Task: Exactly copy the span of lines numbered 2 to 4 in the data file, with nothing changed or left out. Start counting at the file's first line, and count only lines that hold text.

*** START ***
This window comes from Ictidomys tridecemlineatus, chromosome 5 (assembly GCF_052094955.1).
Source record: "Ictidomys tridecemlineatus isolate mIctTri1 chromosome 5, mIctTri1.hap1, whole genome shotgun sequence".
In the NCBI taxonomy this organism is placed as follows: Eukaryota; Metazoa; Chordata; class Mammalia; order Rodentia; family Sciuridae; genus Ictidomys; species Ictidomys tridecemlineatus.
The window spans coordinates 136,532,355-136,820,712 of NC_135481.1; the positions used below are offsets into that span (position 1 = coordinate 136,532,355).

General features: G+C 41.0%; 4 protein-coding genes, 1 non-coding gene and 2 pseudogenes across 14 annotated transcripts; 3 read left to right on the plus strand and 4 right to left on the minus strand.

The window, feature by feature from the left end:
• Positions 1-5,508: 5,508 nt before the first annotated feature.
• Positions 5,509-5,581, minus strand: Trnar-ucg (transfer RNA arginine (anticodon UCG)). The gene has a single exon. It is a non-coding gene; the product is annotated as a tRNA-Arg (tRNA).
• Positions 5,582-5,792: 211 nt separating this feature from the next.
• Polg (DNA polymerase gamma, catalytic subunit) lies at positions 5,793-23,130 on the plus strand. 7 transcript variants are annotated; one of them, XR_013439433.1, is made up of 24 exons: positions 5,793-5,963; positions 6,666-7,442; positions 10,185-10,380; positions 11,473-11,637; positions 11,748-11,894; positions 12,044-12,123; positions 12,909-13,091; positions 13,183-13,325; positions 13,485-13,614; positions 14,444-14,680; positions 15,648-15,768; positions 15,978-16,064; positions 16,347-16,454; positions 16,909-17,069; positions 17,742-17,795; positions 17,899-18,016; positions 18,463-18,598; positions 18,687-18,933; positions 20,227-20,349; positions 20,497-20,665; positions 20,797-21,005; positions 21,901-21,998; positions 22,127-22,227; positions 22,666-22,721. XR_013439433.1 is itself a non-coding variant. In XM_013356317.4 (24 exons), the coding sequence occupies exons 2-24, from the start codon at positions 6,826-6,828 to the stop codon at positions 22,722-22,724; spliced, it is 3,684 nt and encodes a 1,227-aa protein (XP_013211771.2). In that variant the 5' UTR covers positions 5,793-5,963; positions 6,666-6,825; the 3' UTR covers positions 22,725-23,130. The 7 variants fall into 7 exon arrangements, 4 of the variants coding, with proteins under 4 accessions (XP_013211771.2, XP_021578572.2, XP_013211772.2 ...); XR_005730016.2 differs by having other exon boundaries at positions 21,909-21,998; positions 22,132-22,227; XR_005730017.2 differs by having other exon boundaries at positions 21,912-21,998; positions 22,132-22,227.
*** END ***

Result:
Source record: "Ictidomys tridecemlineatus isolate mIctTri1 chromosome 5, mIctTri1.hap1, whole genome shotgun sequence".
In the NCBI taxonomy this organism is placed as follows: Eukaryota; Metazoa; Chordata; class Mammalia; order Rodentia; family Sciuridae; genus Ictidomys; species Ictidomys tridecemlineatus.
The window spans coordinates 136,532,355-136,820,712 of NC_135481.1; the positions used below are offsets into that span (position 1 = coordinate 136,532,355).